But the real NASA news this month involves a little primate named Enos.  Yesterday, for the second time, an Atlas booster roared into the orbit from Cape Canaveral with a Mercury capsule at its tip.  Unlike the last one, however, Mercury-Atlas #5 (the first three had been suborbital missions) carried a passenger.  The 37.5 pound chimpanzee circled the Earth twice before safely splashing down some 255 miles southeast of Bermuda.

Just as the launch of a chimp presaged Alan Shepard’s suborbital flight in May, so Enos’ jaunt paves the way for astronaut John Glenn to be the first American in orbit in just a few weeks (weather permitting).  Now, the flight was not entirely flawless.  A roll reaction jet failed, and one of the components of the electrical system overheated.  As a result, Enos’ capsule returned to Earth after just two of the planned three orbits.  But, had a human been on board, he could have compensated for these issues, easily.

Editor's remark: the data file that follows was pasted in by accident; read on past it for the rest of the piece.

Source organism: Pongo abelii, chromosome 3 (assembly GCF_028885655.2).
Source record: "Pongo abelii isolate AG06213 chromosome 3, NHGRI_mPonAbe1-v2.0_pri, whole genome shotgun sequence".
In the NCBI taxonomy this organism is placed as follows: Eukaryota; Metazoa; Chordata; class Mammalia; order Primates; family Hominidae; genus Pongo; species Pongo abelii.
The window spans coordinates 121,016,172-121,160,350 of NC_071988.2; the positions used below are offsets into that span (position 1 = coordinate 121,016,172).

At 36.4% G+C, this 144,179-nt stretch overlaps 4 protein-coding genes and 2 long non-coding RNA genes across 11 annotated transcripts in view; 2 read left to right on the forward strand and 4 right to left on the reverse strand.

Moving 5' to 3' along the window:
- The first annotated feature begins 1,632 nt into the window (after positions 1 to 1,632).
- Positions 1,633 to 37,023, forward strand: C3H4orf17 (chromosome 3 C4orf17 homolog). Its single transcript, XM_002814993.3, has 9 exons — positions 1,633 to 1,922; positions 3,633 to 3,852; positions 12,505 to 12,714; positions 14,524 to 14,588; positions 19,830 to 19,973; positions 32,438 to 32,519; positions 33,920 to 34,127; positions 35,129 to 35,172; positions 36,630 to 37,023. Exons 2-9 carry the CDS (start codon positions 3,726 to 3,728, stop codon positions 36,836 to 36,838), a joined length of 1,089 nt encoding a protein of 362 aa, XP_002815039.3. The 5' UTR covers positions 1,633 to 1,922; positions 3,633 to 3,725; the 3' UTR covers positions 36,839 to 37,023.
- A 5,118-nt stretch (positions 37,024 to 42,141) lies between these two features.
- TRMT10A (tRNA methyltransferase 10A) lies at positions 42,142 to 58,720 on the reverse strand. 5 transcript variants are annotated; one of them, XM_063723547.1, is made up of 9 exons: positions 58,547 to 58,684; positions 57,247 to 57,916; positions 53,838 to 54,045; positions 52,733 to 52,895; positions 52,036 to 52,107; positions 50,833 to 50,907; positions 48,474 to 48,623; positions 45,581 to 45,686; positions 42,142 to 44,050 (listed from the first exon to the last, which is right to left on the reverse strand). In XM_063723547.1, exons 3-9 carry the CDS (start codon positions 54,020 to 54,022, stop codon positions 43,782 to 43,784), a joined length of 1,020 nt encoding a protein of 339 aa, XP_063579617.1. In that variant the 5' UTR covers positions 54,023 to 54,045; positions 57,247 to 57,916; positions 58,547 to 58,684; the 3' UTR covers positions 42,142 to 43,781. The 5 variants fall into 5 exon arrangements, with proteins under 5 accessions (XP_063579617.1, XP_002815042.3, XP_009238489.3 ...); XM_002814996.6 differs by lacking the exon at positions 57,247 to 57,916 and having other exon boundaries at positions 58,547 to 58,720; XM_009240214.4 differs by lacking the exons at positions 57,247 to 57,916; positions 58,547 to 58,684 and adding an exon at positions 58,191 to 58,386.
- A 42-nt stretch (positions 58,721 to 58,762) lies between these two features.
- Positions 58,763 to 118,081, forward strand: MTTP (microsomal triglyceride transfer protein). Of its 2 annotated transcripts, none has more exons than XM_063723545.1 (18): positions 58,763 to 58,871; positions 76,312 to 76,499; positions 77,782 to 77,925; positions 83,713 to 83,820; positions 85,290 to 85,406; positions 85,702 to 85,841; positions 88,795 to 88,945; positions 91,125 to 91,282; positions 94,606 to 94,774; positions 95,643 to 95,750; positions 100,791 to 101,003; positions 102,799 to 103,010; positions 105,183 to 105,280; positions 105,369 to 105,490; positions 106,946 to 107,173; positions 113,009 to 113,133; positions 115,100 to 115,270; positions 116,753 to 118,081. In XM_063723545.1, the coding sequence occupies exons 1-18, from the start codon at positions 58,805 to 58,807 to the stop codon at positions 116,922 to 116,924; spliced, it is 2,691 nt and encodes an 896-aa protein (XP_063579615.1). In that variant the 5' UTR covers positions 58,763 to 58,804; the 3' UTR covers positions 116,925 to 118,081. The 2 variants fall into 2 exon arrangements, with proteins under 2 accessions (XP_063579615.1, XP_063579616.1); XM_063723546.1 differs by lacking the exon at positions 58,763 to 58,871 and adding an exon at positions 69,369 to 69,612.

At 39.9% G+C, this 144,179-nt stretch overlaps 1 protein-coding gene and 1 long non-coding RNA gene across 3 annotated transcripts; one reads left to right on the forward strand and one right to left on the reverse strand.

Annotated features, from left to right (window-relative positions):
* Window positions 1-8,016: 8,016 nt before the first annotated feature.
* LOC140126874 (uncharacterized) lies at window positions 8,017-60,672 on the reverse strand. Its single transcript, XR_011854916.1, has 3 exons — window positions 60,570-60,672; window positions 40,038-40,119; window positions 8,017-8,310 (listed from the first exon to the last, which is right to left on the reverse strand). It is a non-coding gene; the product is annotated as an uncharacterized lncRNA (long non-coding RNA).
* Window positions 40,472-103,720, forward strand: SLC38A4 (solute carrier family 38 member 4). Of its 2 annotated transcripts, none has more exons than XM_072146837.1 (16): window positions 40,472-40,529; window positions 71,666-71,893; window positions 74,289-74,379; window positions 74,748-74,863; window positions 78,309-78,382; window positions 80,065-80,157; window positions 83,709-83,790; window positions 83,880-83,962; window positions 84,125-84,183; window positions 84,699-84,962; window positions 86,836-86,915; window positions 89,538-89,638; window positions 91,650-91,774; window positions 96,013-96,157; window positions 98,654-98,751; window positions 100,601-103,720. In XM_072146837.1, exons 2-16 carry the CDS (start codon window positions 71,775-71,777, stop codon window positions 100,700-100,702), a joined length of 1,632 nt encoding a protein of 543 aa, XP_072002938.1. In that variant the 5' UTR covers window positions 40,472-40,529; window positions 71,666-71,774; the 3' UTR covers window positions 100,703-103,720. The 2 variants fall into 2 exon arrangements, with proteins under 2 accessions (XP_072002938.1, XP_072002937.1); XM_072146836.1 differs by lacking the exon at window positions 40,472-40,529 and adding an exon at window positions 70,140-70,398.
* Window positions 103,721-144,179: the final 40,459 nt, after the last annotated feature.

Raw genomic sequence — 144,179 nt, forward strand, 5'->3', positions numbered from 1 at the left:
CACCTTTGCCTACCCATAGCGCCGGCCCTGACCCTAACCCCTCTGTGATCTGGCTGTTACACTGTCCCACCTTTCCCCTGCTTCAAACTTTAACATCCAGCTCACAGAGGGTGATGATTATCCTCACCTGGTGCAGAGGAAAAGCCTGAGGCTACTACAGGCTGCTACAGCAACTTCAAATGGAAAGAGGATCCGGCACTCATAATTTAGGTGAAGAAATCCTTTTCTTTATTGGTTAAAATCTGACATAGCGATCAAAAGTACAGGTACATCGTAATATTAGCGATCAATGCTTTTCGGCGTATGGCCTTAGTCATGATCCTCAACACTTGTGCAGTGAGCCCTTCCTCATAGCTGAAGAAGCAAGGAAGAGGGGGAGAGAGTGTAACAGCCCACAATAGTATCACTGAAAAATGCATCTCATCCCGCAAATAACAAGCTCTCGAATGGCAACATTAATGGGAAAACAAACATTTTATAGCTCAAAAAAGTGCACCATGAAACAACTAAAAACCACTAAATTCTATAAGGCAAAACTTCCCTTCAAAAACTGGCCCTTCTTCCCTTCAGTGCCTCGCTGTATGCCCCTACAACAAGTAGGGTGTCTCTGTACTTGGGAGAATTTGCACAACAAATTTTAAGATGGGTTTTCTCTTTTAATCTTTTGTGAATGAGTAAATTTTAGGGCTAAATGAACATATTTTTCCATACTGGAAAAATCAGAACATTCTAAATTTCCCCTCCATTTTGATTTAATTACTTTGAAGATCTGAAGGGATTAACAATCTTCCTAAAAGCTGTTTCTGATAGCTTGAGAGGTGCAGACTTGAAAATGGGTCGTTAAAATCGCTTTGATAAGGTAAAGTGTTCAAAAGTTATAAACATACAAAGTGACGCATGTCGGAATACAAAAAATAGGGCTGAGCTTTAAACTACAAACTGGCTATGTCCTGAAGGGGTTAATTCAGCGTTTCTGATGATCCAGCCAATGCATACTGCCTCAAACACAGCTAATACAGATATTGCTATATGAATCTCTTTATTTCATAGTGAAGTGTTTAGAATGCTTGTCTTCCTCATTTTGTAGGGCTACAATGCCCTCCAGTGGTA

That’s the bigger story, to me.  I know some people wonder why we bother to send people up into space when electric implements have proven capable enough, and cheaper.  And there is certainly a segment of the flyboy population that snickers at the thought of test pilots relegated to following in the furry shoes of ape predecessors. 

Yet, in MA-5, we have the reason.  No monkey and, as yet, no machine can react with the speed and intellect of a human.  Moreover, no machine can think creatively, adapting to an evolving situation beyond a few set scenarios programmed into its core.  Imagine if an astronaut were flying the Discoverer missions.  He’d have the discretion of choosing the targets to photograph.  He’d be able to bring a film capsule home with him rather than relying on complicated automatic systems and aerial recovery planes.